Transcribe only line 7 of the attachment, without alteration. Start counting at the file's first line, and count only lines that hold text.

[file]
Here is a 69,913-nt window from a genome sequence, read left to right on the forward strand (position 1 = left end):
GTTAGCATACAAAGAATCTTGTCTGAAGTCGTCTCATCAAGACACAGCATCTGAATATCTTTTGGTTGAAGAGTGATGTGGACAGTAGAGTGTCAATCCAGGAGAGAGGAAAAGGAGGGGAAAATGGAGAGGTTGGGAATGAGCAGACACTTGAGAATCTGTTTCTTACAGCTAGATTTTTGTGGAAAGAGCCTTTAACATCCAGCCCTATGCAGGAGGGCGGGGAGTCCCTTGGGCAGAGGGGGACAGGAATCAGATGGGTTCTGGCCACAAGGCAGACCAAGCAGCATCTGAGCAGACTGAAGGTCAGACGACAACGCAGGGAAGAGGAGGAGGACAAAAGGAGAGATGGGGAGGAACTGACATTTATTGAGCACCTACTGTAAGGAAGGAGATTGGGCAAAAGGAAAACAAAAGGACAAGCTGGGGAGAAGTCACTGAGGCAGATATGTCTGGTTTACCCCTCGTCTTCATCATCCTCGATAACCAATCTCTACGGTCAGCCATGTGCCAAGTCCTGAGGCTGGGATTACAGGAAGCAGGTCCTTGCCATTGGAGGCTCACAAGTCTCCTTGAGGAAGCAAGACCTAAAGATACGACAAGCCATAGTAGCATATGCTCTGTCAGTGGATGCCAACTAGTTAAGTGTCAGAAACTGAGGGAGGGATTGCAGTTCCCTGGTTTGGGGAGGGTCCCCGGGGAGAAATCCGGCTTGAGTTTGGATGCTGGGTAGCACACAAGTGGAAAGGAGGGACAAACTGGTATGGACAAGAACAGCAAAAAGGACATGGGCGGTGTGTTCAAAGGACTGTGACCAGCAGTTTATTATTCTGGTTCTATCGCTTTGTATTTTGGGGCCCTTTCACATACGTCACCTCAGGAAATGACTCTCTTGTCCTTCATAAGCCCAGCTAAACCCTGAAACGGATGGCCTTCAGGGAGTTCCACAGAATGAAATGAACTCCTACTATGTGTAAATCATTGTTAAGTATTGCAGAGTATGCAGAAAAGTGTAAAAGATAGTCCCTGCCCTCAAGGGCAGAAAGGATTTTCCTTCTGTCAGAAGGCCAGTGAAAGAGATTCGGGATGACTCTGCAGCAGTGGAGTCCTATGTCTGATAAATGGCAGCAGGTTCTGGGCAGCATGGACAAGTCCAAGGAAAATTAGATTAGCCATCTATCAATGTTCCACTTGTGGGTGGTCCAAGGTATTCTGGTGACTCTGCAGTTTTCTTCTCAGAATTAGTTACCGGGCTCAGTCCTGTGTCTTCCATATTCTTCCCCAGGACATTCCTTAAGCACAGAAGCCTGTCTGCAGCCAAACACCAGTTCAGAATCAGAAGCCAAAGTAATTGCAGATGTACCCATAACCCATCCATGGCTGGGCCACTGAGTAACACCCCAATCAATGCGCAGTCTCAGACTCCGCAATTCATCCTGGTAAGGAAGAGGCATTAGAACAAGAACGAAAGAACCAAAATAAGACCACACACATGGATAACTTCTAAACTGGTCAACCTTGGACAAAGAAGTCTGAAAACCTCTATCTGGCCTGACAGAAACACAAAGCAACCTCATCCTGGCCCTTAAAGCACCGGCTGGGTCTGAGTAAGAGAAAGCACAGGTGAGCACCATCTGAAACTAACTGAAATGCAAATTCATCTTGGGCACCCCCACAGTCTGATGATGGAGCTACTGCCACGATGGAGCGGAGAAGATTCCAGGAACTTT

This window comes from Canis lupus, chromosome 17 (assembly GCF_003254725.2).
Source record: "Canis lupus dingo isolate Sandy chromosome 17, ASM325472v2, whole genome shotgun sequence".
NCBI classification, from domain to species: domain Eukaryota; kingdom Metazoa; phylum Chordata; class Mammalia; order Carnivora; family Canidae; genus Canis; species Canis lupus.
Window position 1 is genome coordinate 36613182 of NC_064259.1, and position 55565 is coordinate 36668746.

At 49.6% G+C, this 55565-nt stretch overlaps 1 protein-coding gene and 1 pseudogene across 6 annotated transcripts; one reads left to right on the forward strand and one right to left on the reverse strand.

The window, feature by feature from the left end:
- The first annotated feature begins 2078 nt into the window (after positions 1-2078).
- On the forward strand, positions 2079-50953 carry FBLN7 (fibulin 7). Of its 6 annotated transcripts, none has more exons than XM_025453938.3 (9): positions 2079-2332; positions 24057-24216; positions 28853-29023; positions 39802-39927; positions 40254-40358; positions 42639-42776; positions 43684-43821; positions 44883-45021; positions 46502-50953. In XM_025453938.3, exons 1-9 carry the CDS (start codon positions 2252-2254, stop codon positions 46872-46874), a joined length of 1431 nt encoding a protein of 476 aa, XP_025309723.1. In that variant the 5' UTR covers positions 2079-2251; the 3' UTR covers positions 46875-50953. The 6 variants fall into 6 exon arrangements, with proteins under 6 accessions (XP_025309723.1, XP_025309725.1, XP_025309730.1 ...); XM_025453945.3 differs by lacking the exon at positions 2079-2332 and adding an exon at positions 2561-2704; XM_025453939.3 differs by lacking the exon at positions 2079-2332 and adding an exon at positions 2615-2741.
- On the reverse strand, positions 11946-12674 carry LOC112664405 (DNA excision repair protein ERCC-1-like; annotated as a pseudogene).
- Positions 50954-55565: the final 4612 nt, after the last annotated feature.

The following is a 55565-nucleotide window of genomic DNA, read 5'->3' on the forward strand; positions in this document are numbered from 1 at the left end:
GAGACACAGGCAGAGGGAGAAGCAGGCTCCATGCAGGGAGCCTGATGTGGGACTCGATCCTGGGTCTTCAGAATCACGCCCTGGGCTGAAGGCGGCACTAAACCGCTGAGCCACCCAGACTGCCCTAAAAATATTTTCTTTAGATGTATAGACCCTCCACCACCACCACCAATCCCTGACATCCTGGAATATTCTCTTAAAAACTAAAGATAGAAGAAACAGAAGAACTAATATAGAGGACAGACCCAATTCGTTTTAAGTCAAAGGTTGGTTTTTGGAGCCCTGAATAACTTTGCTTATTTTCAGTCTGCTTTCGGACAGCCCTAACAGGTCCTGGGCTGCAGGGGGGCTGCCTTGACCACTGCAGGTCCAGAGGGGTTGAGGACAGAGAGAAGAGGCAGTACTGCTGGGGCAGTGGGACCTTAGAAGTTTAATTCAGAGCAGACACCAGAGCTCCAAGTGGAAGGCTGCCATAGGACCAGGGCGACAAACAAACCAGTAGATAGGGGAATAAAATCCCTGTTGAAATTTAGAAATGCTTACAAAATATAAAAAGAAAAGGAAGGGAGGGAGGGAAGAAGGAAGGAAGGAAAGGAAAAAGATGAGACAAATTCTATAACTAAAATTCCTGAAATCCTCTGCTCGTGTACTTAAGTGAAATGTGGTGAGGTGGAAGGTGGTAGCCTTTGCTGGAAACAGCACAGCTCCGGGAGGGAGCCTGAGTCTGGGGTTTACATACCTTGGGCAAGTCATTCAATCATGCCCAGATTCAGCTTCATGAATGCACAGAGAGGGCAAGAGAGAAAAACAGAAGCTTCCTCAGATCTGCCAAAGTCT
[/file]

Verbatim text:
At 49.6% G+C, this 55565-nt stretch overlaps 1 protein-coding gene and 1 pseudogene across 6 annotated transcripts; one reads left to right on the forward strand and one right to left on the reverse strand.